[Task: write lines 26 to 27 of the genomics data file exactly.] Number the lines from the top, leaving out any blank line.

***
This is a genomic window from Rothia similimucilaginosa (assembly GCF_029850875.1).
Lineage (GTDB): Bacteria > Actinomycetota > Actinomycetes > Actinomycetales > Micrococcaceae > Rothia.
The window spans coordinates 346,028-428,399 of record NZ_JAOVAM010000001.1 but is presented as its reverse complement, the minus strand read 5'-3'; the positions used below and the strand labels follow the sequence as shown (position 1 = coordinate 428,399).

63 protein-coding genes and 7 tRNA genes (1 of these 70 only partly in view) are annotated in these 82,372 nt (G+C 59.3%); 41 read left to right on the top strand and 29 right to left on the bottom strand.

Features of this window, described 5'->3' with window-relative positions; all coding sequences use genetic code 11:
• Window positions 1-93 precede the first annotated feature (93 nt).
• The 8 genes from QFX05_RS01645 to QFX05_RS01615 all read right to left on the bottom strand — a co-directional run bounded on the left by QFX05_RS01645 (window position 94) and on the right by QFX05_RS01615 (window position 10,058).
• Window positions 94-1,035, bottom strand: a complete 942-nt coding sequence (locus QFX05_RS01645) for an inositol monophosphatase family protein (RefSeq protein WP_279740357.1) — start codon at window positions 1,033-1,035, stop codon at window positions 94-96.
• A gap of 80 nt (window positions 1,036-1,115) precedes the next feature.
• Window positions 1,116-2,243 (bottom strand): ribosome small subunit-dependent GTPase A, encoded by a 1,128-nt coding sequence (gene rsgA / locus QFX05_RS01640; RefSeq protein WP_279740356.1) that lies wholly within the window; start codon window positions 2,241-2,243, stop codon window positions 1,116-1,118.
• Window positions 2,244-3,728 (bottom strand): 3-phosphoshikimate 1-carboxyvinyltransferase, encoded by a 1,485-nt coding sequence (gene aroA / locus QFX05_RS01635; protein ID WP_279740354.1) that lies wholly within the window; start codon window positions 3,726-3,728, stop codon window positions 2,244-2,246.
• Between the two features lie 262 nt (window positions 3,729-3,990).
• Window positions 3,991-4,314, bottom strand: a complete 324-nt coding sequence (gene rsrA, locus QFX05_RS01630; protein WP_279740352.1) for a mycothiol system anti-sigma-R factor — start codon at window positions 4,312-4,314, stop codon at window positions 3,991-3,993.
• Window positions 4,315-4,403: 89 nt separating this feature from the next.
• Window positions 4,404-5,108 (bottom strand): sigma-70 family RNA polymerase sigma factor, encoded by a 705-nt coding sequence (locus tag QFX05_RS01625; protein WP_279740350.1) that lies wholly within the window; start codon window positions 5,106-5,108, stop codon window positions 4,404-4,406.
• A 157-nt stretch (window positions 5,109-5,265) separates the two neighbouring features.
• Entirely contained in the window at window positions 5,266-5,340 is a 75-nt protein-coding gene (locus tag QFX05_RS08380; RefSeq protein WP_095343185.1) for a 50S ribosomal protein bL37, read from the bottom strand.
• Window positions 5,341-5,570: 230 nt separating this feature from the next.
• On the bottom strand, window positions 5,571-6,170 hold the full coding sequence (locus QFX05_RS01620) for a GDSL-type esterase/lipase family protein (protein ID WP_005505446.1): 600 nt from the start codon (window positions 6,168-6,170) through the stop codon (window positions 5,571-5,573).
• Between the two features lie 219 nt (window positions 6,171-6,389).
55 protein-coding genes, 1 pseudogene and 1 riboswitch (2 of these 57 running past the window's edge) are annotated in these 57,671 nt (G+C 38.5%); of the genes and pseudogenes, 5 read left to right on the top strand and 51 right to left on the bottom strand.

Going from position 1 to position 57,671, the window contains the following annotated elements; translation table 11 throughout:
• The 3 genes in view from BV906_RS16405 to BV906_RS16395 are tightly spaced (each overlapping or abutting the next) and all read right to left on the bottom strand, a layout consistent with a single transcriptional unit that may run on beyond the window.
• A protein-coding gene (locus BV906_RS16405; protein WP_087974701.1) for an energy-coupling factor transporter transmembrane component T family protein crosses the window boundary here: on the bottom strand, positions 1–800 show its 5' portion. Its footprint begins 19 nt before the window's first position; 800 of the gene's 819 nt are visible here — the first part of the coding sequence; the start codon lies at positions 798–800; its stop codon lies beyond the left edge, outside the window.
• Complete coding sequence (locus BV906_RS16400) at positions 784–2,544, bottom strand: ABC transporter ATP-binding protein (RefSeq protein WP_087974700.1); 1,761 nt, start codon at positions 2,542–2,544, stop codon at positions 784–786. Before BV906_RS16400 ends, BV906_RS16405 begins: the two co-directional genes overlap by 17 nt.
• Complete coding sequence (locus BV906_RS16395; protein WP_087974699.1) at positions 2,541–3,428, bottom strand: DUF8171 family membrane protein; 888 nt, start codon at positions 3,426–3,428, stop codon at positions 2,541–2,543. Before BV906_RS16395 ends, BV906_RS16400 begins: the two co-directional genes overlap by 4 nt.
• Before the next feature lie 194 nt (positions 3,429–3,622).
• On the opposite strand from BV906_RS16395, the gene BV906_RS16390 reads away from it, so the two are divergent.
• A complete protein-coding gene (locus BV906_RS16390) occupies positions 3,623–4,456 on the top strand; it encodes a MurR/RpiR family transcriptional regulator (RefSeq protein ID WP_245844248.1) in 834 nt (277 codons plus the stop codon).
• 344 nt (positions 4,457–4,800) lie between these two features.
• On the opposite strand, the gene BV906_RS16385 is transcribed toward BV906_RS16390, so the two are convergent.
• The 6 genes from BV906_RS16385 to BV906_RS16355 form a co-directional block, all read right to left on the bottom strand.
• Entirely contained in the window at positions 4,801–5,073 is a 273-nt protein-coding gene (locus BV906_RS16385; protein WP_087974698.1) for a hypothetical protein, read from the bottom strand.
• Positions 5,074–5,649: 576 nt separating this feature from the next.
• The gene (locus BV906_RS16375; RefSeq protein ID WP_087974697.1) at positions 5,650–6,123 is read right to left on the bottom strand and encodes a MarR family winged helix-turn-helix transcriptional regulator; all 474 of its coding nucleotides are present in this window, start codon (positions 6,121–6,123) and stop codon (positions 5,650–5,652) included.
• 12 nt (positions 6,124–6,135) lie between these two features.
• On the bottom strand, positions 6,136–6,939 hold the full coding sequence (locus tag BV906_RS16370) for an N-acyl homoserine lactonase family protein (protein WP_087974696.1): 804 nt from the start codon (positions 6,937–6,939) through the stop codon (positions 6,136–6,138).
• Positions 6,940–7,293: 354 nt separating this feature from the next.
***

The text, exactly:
• Complete coding sequence (locus BV906_RS16395; protein WP_087974699.1) at positions 2,541–3,428, bottom strand: DUF8171 family membrane protein; 888 nt, start codon at positions 3,426–3,428, stop codon at positions 2,541–2,543. Before BV906_RS16395 ends, BV906_RS16400 begins: the two co-directional genes overlap by 4 nt.
• Before the next feature lie 194 nt (positions 3,429–3,622).